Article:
We live in an age of cognitive dissonance. Dissonance being a particularly appropriate word, as it is often applied to musical clashes.
This cognitive dissonance began building the day the compact disc arrived. Initially everyone wanted everything digital. Most listeners prized CDs like precious gems.
Then the inevitable backlash arrived. A significant number of the golden ears community railed against the cold, harsh digital sound. To some extent they were correct. Many, perhaps most, early CDs were recorded without acknowledging the difference between analog and digital on primitive hardware.
Since 1990, the recording world see-sawed between appreciating the many attributes of digital recordings and glorifying analog and the LP record.
Interestingly, digital video eluded the same reaction. No one wants to return to even Super VHS or laserdiscs. Some people prefer analog television, but that's because of reception issues, not video quality.
The movie industry is forcing theaters to convert entirely to digital projection, even though the best 35mm film prints look better than the best currently available digital. Because conventional analog film projectors are huge, hot and very expensive, most cinematistes view digital video at home.
While LPs demonstrated some merit, the CD's portable competition during its first two decades, the compact cassette, garnered no tears when it quickly faded around the turn of the millennium. Digital Audio Tape and Sony's flawed MiniDisc never truly competed with either the LP or the CD.
So back to dissonance. As everything becomes digital, the popular quality of digital audio declines. Although audiophiles can download high bit rate files from the Internet, most everything commonly available is slightly lower and in some cases much lower than CD quality. This partially explains the increasing resurgence of analog and the LP record. There's more to this than meets the ear.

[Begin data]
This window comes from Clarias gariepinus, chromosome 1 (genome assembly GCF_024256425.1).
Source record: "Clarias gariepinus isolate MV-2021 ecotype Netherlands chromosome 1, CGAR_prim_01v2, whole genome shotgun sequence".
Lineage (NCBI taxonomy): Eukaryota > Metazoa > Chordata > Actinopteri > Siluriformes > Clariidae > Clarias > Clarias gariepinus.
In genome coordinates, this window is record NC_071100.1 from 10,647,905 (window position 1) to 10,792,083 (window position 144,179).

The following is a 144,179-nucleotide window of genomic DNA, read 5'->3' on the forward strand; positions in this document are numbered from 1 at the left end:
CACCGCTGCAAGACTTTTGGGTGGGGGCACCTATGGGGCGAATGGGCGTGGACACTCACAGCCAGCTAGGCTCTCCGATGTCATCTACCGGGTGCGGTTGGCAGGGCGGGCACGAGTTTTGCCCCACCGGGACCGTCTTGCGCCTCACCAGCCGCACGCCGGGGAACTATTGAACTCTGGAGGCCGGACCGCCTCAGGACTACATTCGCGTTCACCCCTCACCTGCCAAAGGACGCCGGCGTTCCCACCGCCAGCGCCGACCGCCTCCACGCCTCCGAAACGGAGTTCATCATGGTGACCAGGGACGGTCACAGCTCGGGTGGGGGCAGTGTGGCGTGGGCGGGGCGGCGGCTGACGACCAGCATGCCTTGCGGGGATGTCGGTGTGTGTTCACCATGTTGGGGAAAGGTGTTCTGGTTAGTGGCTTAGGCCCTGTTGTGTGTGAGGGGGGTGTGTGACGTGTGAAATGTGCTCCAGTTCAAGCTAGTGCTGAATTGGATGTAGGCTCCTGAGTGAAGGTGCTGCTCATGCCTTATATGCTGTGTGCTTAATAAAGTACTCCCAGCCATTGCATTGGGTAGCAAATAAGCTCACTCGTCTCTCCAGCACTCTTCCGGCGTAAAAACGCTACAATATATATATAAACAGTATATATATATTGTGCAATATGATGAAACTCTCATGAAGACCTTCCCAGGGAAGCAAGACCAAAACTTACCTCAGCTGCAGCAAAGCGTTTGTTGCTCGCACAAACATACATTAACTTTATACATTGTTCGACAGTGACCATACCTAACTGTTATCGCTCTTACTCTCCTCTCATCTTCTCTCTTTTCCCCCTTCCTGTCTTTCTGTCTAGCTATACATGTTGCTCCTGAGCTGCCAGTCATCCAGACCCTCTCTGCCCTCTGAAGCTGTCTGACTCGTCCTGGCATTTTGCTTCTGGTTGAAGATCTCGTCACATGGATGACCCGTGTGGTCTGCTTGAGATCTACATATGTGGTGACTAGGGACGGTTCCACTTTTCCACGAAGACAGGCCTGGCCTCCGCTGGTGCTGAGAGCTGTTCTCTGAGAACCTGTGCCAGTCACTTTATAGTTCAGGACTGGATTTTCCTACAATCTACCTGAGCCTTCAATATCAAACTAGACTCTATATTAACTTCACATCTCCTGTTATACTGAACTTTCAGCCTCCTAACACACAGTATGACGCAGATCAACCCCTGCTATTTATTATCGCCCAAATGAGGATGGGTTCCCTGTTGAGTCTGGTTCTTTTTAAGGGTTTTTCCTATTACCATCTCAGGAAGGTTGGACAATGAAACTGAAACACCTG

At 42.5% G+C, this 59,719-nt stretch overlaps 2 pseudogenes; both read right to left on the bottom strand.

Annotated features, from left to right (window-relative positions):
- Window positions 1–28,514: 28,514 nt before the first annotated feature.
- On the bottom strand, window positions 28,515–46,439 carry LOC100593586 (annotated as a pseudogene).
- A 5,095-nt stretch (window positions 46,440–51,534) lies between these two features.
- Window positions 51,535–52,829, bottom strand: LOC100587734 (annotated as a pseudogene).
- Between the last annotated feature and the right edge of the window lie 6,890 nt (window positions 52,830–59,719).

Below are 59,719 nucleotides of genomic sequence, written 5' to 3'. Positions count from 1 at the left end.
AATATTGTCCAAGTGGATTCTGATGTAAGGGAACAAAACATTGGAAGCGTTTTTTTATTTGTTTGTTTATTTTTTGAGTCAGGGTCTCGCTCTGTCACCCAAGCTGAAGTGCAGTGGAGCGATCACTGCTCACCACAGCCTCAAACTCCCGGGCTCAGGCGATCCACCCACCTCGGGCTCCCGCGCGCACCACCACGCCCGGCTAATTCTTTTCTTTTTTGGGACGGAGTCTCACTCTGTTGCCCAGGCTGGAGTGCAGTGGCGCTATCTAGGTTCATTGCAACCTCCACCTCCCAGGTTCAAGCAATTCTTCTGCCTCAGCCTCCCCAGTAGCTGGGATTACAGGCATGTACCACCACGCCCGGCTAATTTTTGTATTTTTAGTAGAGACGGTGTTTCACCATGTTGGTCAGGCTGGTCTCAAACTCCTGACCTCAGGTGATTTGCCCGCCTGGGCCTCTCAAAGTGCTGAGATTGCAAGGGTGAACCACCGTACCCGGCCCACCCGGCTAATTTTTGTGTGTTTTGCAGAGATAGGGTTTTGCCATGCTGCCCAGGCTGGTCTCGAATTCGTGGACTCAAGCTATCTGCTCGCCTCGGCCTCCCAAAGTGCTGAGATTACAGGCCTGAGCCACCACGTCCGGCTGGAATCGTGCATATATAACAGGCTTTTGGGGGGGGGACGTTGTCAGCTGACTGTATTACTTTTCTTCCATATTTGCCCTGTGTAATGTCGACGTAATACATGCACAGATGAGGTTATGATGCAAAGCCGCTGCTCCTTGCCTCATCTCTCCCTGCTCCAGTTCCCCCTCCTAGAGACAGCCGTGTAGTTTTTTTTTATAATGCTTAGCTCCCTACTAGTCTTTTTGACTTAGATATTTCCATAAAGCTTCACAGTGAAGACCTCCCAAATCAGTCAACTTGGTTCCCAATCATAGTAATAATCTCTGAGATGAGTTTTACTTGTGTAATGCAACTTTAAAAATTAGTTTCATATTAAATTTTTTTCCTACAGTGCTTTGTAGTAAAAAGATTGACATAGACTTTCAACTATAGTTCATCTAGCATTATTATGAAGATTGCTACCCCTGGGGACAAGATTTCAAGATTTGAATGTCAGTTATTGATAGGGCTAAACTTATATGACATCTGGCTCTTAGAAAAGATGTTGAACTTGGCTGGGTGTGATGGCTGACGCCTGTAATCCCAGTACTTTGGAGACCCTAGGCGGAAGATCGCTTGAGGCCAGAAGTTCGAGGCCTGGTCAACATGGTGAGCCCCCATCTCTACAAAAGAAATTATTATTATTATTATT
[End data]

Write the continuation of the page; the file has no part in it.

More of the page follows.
A magazine that I read interviews musicians and record producers extolling the virtues of analog sound. Many admit they love the noise and distortion inherent in analog recordings. Some even record digitally and then use specialized software to recreate the equivalent of analog sound. A depressing number of professionals disparage noise-free, nearly distortion free high bit rate digital sound quality.
Meanwhile, I estimate about 90 percent of us accept and listen to music encoded in the MP3, MP4, AAC and similar data reduction systems. Using sophisticated algorithms, these take digital sound and discard large amounts of data that theoretically don't contribute to sound we perceive.
Of course, when you approach the lower extremes of MP3 and similar codecs (encode decode), you definitely hear the loss of quality. An average MP3 bit rate reduces the size of a sound file by 75-80 percent (or more). That's why you can cram dozens of hours of audio into a postage stamp-sized iPod.
The lingering question involves the human brain and listener fatigue. Do we grow tired of listening to recorded music because of the stress of concentrating, or do we tire because our brain works overtime to reconstruct the jumble we hear into pleasing sound?
In the analog age, we wearied of noise, hum and distortion as the brain strove to ignore these and concentrate on the music. In the digital age does the brain work extra hard to fill in the missing pieces removed by the MP3 algorithm?
Of course, experts in the psycho-acoustics field deny this while audiophiles cringe.
Even when attending live concerts, microphones, amplifiers and speakers separate most of us from the musicians. Only if you spend time in the Foellinger Great Hall at Krannert Center for the Performing Arts or similar venues attending classical music concerts do you actually hear music unadulterated by electronics. Even Broadway shows and operas use sound reinforcement.
The only moral to this story celebrates music. Music means so much to nearly all of us that we put up with every conceivable means to hear it. Some people dedicate their lives to listening as flawlessly and perfectly as possible to music's reproduction.
Rich Warren, who lives in the Champaign area, is a longtime reviewer of consumer electronics. He can be emailed at firstname.lastname@example.org.